Teaching English as a Second Language: Your Ticket to a Lifelong Adventure
Teaching is not only a rewarding career, but a versatile one as well. People of all ages, abilities, and backgrounds are looking to enhance their education. You can work one-on-one, in front of a classroom, online, or anywhere around the world. There is an irresistible allure to taking the risky leap to another country to teach there. When done right, it is not as risky as you might think, and can lead to a very fulfilling lifelong career.
If you are just getting started, you need a solid foundation of credentials and experience. Teaching English as a Second Language (ESL) is the most common way people in Canada or the United States find a way to teach in a different country. The world is massive, and there are always seemingly infinite opportunities to take teaching work abroad. However, the quality of these jobs varies wildly. It is possible to find one without much experience as long as you are fluent in English, but do not expect the best conditions or pay. To get around that, start gaining experience here and now. Tutoring, even on a volunteer basis, looks great on a resume and will automatically put you a step above many candidates who are applying with no experience.
The other important step to take is acquiring Teaching English to Speakers of Other Languages (TESOL) or Teaching English as a Foreign Language (TEFL) credentials. There are many schools, both in person and online, that offer these certificates or diplomas. Make sure that the course is a minimum of 120 hours. It is preferable that it be accredited by TESL Canada and has a practicum for in-class experience. You can then find work teaching ESL at a private college here in Canada, which will be a massive help in getting quality teaching jobs overseas.
Asia is abundant with teaching opportunities. Most first-timers make their way to South Korea or China, where many schools will offer generous salaries and decent accommodations for teachers with credentials and experience. You will most likely have to agree to a one-year contract, though there are shorter-term teaching opportunities available, typically during the summer. From there, it will be easier to teach in Europe and other countries. Keep in mind that these locales will often be costlier, but provide a richer variety of teaching scenarios to help enhance your career.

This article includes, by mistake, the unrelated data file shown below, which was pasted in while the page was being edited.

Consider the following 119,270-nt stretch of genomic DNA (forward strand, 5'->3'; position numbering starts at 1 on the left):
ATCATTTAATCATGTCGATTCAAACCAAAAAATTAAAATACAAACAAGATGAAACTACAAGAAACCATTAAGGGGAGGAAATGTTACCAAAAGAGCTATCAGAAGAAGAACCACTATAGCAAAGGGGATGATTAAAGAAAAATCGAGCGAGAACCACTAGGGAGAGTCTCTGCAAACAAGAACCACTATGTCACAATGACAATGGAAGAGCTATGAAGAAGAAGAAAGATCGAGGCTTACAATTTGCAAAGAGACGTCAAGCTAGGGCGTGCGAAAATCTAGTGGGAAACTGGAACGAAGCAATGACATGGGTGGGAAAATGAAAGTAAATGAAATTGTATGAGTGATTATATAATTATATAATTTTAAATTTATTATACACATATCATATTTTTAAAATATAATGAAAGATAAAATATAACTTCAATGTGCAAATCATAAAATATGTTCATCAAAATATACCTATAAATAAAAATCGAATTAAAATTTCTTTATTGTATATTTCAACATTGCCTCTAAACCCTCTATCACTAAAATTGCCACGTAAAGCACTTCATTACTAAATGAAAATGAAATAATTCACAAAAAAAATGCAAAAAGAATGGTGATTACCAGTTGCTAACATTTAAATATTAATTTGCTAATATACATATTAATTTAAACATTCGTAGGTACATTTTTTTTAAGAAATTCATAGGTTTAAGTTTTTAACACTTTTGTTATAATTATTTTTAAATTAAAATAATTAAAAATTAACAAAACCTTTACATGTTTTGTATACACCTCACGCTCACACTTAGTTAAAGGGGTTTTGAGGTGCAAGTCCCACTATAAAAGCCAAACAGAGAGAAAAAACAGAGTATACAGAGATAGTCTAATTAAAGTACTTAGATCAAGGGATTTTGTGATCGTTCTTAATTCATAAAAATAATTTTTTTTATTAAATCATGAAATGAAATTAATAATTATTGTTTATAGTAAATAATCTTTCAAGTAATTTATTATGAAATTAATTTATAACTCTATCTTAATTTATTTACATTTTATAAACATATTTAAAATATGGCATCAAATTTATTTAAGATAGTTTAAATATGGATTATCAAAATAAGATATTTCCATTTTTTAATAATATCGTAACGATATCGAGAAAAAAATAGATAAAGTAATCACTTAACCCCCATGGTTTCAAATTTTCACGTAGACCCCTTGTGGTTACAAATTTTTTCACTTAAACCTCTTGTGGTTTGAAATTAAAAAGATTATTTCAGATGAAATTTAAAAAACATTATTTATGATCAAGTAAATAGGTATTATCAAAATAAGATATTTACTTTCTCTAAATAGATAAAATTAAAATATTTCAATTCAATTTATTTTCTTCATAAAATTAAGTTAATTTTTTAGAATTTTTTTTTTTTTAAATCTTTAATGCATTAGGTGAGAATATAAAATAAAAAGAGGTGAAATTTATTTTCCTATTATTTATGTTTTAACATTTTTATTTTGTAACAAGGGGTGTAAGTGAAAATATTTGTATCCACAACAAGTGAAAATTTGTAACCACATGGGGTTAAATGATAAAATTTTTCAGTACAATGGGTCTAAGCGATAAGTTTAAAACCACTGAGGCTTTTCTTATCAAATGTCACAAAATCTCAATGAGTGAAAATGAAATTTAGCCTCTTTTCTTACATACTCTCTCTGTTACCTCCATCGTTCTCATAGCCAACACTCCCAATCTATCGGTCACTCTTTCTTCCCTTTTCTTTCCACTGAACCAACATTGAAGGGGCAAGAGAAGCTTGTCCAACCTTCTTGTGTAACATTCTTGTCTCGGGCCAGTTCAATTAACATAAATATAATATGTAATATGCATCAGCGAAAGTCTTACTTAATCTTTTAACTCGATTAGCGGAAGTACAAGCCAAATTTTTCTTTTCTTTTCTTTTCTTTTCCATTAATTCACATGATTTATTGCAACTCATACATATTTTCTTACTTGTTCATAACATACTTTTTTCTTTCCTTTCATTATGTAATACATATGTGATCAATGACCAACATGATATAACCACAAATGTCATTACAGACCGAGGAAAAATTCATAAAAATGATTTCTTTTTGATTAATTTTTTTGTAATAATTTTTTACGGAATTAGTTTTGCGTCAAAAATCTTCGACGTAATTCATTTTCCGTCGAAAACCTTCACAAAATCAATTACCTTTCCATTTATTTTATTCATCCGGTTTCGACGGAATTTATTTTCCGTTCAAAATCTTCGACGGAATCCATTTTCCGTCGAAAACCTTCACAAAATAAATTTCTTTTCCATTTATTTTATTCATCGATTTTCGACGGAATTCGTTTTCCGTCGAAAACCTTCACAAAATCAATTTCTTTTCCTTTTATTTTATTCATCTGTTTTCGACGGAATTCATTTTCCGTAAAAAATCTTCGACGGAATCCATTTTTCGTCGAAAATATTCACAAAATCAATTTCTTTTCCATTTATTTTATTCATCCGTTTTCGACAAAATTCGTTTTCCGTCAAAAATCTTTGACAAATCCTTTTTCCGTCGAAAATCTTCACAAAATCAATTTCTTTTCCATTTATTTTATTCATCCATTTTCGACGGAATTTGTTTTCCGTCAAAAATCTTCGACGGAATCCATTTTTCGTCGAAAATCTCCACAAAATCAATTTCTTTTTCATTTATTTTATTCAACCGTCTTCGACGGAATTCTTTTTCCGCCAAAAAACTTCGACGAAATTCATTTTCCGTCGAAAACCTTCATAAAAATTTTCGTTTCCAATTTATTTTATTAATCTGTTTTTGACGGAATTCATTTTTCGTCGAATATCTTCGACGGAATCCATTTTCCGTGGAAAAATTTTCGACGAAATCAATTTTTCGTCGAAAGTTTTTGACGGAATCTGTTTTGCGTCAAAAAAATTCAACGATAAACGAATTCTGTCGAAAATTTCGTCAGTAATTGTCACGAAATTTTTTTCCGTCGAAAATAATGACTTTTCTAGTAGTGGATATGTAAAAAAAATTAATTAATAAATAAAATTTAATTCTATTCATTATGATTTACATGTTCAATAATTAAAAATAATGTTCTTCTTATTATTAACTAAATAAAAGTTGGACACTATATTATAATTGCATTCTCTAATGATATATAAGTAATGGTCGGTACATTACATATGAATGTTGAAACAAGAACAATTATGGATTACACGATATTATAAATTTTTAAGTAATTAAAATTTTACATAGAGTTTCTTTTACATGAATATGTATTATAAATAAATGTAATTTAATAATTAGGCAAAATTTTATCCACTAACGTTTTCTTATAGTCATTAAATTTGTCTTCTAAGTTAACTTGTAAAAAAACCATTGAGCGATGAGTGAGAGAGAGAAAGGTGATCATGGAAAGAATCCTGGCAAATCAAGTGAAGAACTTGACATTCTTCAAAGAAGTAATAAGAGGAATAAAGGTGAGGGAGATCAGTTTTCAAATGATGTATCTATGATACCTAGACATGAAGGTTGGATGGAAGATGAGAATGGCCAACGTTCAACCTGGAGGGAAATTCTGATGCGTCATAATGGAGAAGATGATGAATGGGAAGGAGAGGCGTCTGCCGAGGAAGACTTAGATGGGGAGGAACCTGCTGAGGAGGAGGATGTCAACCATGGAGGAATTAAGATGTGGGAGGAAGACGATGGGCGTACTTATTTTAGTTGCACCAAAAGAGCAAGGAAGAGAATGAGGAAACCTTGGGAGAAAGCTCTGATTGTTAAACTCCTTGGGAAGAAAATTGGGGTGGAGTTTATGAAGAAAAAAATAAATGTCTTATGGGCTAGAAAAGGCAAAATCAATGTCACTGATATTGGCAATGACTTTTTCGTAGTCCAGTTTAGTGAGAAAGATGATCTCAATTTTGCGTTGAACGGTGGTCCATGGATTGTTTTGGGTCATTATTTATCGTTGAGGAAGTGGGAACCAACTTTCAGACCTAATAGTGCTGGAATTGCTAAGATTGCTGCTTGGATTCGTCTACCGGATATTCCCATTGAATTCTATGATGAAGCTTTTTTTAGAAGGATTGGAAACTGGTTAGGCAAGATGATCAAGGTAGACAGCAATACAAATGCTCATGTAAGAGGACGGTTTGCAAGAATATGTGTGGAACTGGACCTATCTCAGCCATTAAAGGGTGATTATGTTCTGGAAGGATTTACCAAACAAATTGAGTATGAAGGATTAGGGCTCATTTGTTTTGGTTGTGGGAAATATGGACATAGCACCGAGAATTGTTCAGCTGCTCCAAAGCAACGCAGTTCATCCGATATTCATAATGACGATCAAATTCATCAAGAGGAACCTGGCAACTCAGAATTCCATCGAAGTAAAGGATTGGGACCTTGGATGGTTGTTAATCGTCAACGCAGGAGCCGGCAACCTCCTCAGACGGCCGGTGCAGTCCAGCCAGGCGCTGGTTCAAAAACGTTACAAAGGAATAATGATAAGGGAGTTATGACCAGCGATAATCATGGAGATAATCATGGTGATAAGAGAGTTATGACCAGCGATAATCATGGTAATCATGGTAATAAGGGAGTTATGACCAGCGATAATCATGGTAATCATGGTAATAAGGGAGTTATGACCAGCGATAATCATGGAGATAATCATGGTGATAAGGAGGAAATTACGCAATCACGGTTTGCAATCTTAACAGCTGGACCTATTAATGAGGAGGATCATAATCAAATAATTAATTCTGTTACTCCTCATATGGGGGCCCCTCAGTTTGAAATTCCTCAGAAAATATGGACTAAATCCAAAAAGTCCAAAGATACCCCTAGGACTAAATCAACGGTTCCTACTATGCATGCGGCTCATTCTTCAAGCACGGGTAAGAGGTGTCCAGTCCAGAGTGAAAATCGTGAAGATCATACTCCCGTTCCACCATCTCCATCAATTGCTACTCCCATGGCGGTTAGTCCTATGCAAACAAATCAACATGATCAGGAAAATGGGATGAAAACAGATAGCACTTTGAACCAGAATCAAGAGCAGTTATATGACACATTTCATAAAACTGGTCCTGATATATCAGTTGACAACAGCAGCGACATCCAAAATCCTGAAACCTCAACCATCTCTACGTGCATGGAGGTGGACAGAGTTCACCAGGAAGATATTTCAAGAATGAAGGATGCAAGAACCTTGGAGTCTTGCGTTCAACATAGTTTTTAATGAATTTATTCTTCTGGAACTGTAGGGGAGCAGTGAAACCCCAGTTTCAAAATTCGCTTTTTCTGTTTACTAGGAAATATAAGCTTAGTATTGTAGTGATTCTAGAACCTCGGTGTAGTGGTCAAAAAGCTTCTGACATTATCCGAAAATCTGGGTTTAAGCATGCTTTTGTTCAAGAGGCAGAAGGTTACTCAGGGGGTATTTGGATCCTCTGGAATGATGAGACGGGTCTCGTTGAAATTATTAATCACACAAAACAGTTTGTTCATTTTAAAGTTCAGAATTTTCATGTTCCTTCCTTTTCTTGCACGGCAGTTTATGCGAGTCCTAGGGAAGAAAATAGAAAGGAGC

As you gain greater experience, it will become easier to find great opportunities and even remain long-term in one location. As you become more qualified, it is also a good idea to find additional work in ESL publishing. You will get to create textbooks and materials to be used in classrooms. This is flexible work that can be done on a freelance and remote basis, meaning you do not have to be bound to one location. For increased job security, you can work your way up to managing a language institute in one of the countries you have worked in. If you want to be in control and have found a country you particularly love, then opening your own ESL school there might be your ideal career trajectory. Many places have easier zoning and licensing requirements compared to Canada, making this easier to accomplish than it would be here.
A career teaching English overseas has its many challenges. It is primarily contract work, meaning you will likely hop around to different cities and countries. It means saying goodbye to the family, friends, and places you call home, and only revisiting them on occasion. If you are willing to accept those circumstances, then amazing opportunities await. You will get to travel the world, meet and have an impact on a great variety of students, and live a life of adventure.
Bentley, John. “6 Tips to Kick-Starting Your Career Overseas by Teaching English Abroad.” Life After Study Abroad. https://www.gooverseas.com/blog/after-teaching-abroad-career-tips
Collis, Jennifer. “5 Ways to Turn Teaching Abroad into a Lifelong Career.” Go Overseas. https://www.gooverseas.com/blog/after-teaching-abroad-career-tips